After break-even exhibition season, O's fortunes could go either way

March 30, 2011|Peter Schmuck

Buck Showalter laid out the perfect spring training scenario as soon as the Orioles reported to the newly renovated Ed Smith Stadium complex six weeks ago, and it didn't call for his club to win all 32 of its Grapefruit League games.

He was looking for the O's to be right around .500 when they closed out the exhibition season — which they did on Tuesday — and that's just where they ended up. They lost to the Toronto Blue Jays, 7-4, to finish with a 15-15-2 record. Can't get more .500 than that.

Don't misunderstand. Showalter wasn't willing to settle for less. He just wanted to make sure the Orioles won enough in the spring to keep the customers satisfied while using the exhibition season to get ready for the games that really count.

Rule of thumb: Only bad teams care about their won-loss records in March, because they want to convince their fans that this year will be better than last. Showalter relieved himself of that obligation by leading the Orioles out of the darkness last August.

Does that mean he can hang a "Mission Accomplished" banner across Main Street in Sarasota and head north without a care in the world?

Not exactly.

There was a lot to like about the last six weeks, starting with the debut of the sparkling stadium and the unveiling of the newly upgraded offensive lineup. The Orioles generated enough excitement to set all-time spring attendance records for both the club and the Ed Smith complex (115,506). It didn't hurt that the weather was all but perfect throughout.

Considering the newness of the surroundings and the new look of the team, it's certainly tempting to buy into the notion that this is the dawn of a new era of Orioles baseball — we can only hope — but there was also much about the past six weeks that should temper expectations for the 2011 regular season.

It's fair to say that Showalter and the coaching staff were hoping to break camp with a better feel for the young pitchers in the starting rotation and a better feeling about the bullpen, which is supposed to be significantly deeper with the addition of Kevin Gregg and Jeremy Accardo. Turns out they're going to have to wait and see like the rest of us.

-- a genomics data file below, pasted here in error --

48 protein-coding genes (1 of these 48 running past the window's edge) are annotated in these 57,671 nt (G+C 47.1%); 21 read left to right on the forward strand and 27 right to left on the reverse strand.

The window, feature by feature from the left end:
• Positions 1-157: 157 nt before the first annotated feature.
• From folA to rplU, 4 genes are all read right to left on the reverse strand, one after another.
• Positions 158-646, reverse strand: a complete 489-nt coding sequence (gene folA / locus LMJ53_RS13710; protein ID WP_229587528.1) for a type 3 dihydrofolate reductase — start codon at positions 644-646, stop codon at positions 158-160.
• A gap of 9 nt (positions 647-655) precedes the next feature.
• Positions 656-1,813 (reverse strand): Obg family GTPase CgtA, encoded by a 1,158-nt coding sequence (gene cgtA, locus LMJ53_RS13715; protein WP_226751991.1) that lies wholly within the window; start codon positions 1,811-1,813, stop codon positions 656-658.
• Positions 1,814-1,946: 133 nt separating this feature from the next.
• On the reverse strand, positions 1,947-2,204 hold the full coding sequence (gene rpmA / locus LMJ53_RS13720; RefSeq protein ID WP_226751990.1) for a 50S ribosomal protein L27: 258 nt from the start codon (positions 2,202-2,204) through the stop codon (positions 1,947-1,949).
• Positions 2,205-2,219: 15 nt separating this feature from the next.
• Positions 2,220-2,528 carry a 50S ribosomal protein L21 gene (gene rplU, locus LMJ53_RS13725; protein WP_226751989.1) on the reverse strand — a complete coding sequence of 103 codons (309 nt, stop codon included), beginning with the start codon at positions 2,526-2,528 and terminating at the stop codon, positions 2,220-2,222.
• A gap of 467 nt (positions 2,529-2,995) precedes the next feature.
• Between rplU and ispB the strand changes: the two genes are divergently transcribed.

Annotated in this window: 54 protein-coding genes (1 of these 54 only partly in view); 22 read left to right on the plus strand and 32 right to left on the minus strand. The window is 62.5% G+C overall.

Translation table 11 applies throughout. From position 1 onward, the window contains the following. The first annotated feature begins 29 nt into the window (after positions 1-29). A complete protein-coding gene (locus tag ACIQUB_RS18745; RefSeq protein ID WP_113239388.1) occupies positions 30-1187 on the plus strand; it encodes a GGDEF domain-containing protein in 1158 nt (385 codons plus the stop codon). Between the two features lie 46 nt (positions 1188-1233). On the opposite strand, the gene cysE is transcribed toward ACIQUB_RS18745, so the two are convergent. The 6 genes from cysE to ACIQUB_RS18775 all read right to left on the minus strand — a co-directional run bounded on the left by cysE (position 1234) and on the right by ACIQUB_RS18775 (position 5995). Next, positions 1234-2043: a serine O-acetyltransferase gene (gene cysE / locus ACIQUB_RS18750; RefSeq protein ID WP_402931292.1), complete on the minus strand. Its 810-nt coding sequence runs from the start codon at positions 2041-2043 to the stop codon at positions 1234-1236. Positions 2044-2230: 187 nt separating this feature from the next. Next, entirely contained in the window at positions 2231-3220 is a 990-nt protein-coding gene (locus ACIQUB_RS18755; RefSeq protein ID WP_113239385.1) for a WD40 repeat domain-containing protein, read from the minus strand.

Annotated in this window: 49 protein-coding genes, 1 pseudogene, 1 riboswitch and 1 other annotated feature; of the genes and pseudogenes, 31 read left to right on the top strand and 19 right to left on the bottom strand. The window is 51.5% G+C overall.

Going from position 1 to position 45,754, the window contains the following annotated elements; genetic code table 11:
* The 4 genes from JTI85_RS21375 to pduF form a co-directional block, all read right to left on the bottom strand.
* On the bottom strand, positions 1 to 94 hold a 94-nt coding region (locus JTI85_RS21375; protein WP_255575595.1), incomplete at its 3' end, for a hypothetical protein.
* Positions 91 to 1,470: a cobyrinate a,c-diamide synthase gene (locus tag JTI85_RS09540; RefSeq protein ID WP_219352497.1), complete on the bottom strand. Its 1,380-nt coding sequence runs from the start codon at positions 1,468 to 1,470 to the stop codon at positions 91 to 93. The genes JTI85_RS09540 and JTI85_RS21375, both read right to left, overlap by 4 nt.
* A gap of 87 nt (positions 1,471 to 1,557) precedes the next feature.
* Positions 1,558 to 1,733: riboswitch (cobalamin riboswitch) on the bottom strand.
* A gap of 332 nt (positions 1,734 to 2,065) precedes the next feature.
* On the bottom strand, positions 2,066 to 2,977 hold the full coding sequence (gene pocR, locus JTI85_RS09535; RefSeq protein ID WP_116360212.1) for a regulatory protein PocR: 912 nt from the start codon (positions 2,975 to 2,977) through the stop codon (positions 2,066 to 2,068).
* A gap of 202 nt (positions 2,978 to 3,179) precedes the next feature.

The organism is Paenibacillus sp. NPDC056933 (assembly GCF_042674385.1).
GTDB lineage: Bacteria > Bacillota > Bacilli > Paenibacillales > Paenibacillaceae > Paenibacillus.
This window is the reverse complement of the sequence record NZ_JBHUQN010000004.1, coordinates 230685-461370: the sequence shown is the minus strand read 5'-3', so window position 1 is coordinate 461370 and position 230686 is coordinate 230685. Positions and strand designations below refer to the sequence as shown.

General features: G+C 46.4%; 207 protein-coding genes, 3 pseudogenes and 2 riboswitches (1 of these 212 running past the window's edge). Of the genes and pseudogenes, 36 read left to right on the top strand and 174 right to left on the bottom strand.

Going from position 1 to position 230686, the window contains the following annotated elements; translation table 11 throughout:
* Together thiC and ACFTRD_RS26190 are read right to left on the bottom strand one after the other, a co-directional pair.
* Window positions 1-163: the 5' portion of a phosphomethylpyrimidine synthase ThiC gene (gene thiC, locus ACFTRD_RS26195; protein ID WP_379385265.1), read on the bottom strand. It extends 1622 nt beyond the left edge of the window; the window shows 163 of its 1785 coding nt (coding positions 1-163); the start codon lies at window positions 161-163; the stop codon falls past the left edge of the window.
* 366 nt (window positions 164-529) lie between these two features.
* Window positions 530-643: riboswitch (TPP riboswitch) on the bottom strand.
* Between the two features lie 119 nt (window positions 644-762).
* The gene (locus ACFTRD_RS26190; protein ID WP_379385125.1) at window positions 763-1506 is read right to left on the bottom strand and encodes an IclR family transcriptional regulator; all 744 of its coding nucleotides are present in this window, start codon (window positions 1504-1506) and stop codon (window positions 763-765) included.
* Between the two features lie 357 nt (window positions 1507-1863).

The rotation still isn't set and it didn't help that both Brad Bergesen and Brian Matusz took line drives off their pitching arms over the past week. Right now, the only certain starter in a certain spot is Opening Night pitcher Jeremy Guthrie.

No reason to panic about that. Bergesen and Matusz should be fine, but their contusions have caused a bit of confusion, and there's the not-so-small matter of the combined 5.51 ERA of the five pitchers who will likely make up the rotation for the first month of the season.

The fog seems to be clearing over the rest of the roster. Much of the spring was spent in a state of simmering angst regarding the neck and back issues that limited Brian Roberts to just 12 games, but he settled into the starting lineup just in time and finished the exhibition season on a roll.

The other big injury issue also seems to have resolved itself. New first baseman Derrek Lee also was severely limited in his early participation — first because of soreness in his hand and wrist and later because of a minor foot problem. He played in just eight games, but he had four hits in his final five at-bats and proclaimed himself ready to start the season.

If it's all about getting some offensive momentum and carrying it into the regular season, Orioles fans have a right to expect a more exciting team. Though backup catcher Jake Fox has had an electric spring, leading the world with 10 exhibition home runs, Vladimir Guerrero has been the most impressive hitter in camp, batting .365 with five homers and leading the Grapefruit League with 20 RBIs.

The O's also got very solid spring performances from Nick Markakis (.375 avg., 13 RBIs), Adam Jones (.304 avg., 5 home runs), J.J. Hardy (.351 avg.) and Nolan Reimold (.315), who didn't even make the 25-man roster.

It's hard to imagine the Orioles not scoring more runs and winning more games than last year, but it will come down to your definition of success. Sports Illustrated just picked them to finish fourth in the American League East with a 78-84 record, which would represent real progress after finishing 19 games out of fourth place in 2010, but a 14th consecutive losing season would not be satisfying by any local measure.

Showalter may have already changed the culture in the clubhouse, but the Orioles need to crack the .500 barrier to change the fatalistic attitude in the stands and point the franchise toward the promised land.

That's going to be a tall order, even for Buck.

Listen to Peter Schmuck on WBAL (1090 AM) at noon Fridays and Saturdays and check out his blog, "The Schmuck Stops Here," at

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